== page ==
Magazine article USA TODAY , Vol. 140, No. 2797
The handwriting on your prescription is not the only thing about the typical doctor that is hard to understand. Several recent studies have shown that the vast majority of physicians in the U.S. have not adopted the standardized use of Electronic Health Records (EHRs), and that may be one of the driving forces behind rising health care costs. Preliminary estimates from the 2010 National Ambulatory Medical Care Survey, which is conducted by the Centers for Disease Control, Atlanta, Ga., showed that the percentage of physicians with EHRs that met the criteria of a basic system by state ranged from 12.5% to 51.5%. However, after excluding 27 states with unreliable estimates, the percentage of physicians having fully functional systems ranged from 9.7% to 27.2%.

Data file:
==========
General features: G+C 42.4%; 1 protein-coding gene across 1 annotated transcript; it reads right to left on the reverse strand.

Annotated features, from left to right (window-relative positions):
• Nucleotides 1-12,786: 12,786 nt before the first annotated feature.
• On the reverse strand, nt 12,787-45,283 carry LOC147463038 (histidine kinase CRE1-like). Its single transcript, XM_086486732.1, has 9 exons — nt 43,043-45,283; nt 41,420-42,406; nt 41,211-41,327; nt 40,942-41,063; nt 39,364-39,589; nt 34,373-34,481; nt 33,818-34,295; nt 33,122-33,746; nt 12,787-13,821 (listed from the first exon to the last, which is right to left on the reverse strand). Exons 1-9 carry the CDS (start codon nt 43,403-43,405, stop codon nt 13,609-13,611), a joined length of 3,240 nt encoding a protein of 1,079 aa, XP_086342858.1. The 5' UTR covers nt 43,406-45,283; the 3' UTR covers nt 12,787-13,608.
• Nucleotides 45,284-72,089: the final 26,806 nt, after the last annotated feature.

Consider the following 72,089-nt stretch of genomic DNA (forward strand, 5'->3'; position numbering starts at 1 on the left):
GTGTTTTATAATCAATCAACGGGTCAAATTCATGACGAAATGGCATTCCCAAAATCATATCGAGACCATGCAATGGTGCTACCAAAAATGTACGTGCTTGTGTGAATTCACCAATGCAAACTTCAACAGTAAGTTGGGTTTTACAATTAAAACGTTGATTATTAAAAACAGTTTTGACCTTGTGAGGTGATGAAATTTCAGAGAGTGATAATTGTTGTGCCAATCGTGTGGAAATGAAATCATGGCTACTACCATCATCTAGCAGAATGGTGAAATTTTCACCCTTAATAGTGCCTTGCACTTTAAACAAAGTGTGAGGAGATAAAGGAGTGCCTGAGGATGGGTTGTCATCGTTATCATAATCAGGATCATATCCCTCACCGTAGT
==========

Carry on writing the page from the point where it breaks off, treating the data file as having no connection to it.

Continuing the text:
"Tracking medical problems can prevent complications of chronic illnesses such as heart attacks and strokes and can increase the overall quality of care," notes Angel Garcia, CEO of Global Medical Consultants. "Moreover, the cost savings of having widespread adoption of EHR in the U.S. health care industry would reduce costs by more than 30% per year--an annual savings of over $720,000,000,000. …